- Press Release
- August 9, 2022
NASA Mars Rover Opportunity Mission Status 9 Jul 2003
NASA’s Opportunity spacecraft, the second of twin Mars Exploration
Rovers, has successfully reduced its spin rate as planned and switched
to celestial navigation using a star scanner.
Prior to today’s maneuver, Opportunity was spinning 12.13 rotations
per minute. Onboard thrusters were used to reduce the spin rate to
approximately 2 rotations per minute, the designed rate for the cruise
to Mars. After the spinning slowed, Opportunity’s star scanner found
stars that are being used as reference points for spacecraft attitude.
One of the bright points in the star scanner’s first field of view was
All systems on the spacecraft are in good health. As of 6 a.m. Pacific
Daylight Time July 10, Opportunity will have traveled 6.6 million
kilometers (4.1 million miles) since its July 7 launch. The Mars
Exploration Rover flight team at NASA’s Jet Propulsion Laboratory,
Pasadena, Calif., is preparing to command Opportunity’s first
trajectory-correction maneuver, scheduled for July 18.
Opportunity will arrive at Mars on Jan. 25, 2004, Universal Time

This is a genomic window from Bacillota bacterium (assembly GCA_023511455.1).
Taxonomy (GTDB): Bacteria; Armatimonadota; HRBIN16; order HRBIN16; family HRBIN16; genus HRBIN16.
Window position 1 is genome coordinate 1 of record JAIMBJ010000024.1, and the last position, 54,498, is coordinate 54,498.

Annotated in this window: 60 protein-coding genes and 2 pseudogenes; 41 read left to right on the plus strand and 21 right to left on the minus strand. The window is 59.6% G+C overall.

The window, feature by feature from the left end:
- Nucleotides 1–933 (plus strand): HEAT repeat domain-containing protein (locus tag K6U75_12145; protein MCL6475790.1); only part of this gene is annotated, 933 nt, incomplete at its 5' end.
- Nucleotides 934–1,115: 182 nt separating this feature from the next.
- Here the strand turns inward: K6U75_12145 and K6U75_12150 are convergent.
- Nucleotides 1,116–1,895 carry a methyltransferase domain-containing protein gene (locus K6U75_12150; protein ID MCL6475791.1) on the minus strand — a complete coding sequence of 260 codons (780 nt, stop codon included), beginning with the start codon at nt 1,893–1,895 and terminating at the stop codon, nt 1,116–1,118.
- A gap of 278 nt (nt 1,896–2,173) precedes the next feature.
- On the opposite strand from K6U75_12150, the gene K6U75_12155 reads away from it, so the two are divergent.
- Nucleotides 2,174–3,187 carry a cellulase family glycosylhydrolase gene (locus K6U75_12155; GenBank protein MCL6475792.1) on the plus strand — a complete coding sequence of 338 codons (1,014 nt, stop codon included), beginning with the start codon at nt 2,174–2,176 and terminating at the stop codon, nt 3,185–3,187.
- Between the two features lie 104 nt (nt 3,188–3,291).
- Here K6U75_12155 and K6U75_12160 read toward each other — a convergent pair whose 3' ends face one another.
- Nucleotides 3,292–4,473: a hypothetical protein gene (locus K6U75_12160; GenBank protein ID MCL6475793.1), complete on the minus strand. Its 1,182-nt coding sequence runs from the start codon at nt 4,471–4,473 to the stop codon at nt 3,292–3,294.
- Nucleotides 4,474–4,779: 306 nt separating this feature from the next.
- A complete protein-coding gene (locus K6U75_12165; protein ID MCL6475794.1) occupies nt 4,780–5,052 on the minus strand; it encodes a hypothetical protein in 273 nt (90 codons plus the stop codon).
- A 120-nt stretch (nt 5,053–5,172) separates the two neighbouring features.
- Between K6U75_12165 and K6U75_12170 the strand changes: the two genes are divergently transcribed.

(evening of Jan. 24, 2004, Eastern and Pacific times). The rover will
examine its landing area in Mars’ Meridiani Planum area for geological
evidence about the history of water on Mars.
Opportunity’s twin, Spirit, also continues in good health on its
cruise to Mars. As of 6 a.m. Pacific Daylight Time July 10, it will
have traveled 82.6 million kilometers (51.3 million miles) since its
June 10 launch.
JPL, a division of the California Institute of Technology, manages the
Mars Exploration Rover project for NASA’s Office of Space Science,
Washington, D.C. Additional information about the project is
available from JPL at
and from Cornell University, Ithaca, N.Y.,